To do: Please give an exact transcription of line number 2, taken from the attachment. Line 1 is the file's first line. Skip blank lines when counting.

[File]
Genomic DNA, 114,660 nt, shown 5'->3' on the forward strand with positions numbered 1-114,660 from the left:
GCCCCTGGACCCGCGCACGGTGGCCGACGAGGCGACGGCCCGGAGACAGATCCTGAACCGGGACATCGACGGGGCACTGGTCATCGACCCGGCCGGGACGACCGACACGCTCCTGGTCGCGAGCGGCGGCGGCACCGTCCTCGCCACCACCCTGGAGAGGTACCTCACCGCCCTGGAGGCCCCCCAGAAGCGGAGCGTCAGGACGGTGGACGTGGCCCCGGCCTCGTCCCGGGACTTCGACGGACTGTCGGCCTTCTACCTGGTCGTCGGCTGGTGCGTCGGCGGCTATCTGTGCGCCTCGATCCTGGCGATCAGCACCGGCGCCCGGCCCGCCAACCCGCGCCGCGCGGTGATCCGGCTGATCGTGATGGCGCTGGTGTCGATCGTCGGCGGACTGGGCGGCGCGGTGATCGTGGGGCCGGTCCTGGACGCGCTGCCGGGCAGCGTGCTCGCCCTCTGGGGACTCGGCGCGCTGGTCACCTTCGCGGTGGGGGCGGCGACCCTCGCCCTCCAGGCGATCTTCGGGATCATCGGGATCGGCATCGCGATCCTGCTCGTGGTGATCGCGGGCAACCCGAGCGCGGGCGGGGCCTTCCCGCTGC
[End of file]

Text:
GCCCCTGGACCCGCGCACGGTGGCCGACGAGGCGACGGCCCGGAGACAGATCCTGAACCGGGACATCGACGGGGCACTGGTCATCGACCCGGCCGGGACGACCGACACGCTCCTGGTCGCGAGCGGCGGCGGCACCGTCCTCGCCACCACCCTGGAGAGGTACCTCACCGCCCTGGAGGCCCCCCAGAAGCGGAGCGTCAGGACGGTGGACGTGGCCCCGGCCTCGTCCCGGGACTTCGACGGACTGTCGGCCTTCTACCTGGTCGTCGGCTGGTGCGTCGGCGGCTATCTGTGCGCCTCGATCCTGGCGATCAGCACCGGCGCCCGGCCCGCCAACCCGCGCCGCGCGGTGATCCGGCTGATCGTGATGGCGCTGGTGTCGATCGTCGGCGGACTGGGCGGCGCGGTGATCGTGGGGCCGGTCCTGGACGCGCTGCCGGGCAGCGTGCTCGCCCTCTGGGGACTCGGCGCGCTGGTCACCTTCGCGGTGGGGGCGGCGACCCTCGCCCTCCAGGCGATCTTCGGGATCATCGGGATCGGCATCGCGATCCTGCTCGTGGTGATCGCGGGCAACCCGAGCGCGGGCGGGGCCTTCCCGCTGC